“We are the poor, little souls of Limbo, the children whom love’s work began and who were not born. We would have loved to exist like the others and clung to life with all our atoms’ energy, but there was no substance for us in our poverty-stricken mothers and we fell, withered before blooming, like buds in April. Their blood was so weak and limpid, more watered down than beggar’s wine! Their flesh was so pale and faint, almost dead already from fatigue and hardship!

“In their bellies shivering under their thin skirts in the chilly evenings under the roofs or sweating like beasts of burden in the factory ovens and in their bodies constantly standing behind the counter or ceaselessly bent over their work, we could not grow and develop. Misery, like an abortionist, caught us in its claws and ripped out our anemic guts!

“We are the poor children who could not be born because our mothers were too hungry and cold, were driven like animals without ever any rest. And from this existence that was promised to us, to which we had a right just like rich children, we, the seed of social outcasts, knew only the echo of suffering, the remnants of our mothers’ anguish and an inkling of our future joys.

“We are the children whose mothers were scared, whose mothers preferred to see us dead right away, embryonic, rather than to watch us die slowly for want of blankets or milk.   We are those who died of hunger in front of a dried up breast and died of cold on December streets when our parents wandered homeless. We are those who passed away in some small room at the backstreet abortionist… where they tossed us because it was cheaper, where they killed us because no one could watch over us. We are the poor kids whom they picked up frozen on the roads, in the woods, in the corner of carriage entrances or who groaned in the sickrooms of reformatories. We are infantile humanity, banned, bruised and dispossessed!”


“We are the women, the sad women of the common people for whom all is mourning and misery. At eight years old we become mothers of our many brothers and sisters crowded into our lodging. When we can read, there are no more games. At twelve we have to be self-sufficient and contribute to the household expenses. If we are haunted by a dream of routine, we are married at fifteen and we start the sad life of endless pregnancies, continual labor and constant worry, which is the fate of women of our race. And we learn all about unemployment, strikes and the awful catastrophes that carry our men away on stretchers, crushed and massacred, so disfigured by death that they are unrecognizable—even by us!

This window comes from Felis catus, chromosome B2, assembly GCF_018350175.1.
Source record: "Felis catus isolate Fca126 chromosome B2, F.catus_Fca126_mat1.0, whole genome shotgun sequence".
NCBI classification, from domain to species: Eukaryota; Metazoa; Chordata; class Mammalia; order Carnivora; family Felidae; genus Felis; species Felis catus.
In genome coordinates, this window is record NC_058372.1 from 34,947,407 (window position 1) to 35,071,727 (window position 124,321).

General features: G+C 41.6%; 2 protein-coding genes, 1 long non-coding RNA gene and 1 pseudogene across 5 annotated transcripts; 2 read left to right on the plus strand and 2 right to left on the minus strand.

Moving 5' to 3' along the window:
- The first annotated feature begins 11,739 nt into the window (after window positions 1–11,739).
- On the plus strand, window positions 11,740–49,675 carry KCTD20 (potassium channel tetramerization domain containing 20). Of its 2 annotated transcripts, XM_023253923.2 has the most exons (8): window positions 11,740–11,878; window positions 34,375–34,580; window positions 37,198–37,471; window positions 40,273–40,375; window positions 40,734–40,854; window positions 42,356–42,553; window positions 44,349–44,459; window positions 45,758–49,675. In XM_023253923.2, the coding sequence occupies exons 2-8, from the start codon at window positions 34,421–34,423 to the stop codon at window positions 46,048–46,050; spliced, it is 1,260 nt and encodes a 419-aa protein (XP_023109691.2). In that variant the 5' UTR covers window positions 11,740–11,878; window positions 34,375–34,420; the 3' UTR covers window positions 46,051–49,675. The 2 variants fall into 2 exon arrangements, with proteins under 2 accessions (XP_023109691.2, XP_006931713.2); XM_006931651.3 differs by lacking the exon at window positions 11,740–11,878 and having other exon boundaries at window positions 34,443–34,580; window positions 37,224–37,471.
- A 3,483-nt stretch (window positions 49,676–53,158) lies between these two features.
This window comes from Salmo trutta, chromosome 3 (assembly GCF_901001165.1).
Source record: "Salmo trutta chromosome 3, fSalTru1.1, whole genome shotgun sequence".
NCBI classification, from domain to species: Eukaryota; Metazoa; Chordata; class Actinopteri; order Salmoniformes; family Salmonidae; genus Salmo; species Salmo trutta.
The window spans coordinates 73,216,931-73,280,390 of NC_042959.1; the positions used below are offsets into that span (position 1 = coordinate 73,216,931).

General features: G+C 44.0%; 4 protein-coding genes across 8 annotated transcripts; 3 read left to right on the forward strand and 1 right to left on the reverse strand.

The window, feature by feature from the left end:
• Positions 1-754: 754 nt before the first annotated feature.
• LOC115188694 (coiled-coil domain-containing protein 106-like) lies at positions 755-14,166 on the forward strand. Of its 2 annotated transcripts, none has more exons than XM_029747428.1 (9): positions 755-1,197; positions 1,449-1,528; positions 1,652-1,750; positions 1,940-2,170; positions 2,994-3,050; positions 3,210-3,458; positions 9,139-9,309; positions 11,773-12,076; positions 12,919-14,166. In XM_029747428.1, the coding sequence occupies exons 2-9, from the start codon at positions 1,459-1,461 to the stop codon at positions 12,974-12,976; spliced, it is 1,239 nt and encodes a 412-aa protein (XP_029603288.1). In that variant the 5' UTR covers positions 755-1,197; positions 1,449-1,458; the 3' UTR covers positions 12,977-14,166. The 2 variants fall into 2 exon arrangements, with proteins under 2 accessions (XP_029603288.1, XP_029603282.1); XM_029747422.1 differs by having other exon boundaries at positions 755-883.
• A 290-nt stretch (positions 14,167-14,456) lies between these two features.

“Or else at thirteen some foreman rapes us in a corner of the factory. At fourteen we have a baby. At sixteen, by hook or by crook, the police nab us and register us—flesh for pleasure, flesh for work, doomed to all the contempt and filth and sickness!

“Drudgery by day, drudgery by night, a worker bent over the workbench twelve hours a day to earn forty sous or a pitiful streetwalker offering her empty belly and her hungry mouth—the same destiny on the horizon: hospital, dissection room and a pauper’s grave!

“We are the poor women, fading at twenty years old and withered at twenty-five from whom fate takes everything, even the flower of youth and the ray of beauty—such luxuries are not made for us! It is the rose of our cheeks that we sew into the pretty ladies’ dresses. Their make-up is composed of our radiance. Their diamonds are fashioned with our tears—and the poppies that our fingers weave for their garlands are less red than our weary eyes and our tattered hearts!”


“We with our hoary heads, our trembling knees and feeble hands are the poor old people worn out by work and thrown out now. For thirty or forty years, we did our social duty, striving in the common labor. As long as our lungs breathed strongly, as long as we could move our arms, as long as we stood up straight, even under the snow of ages, we boldly faced the fight every morning.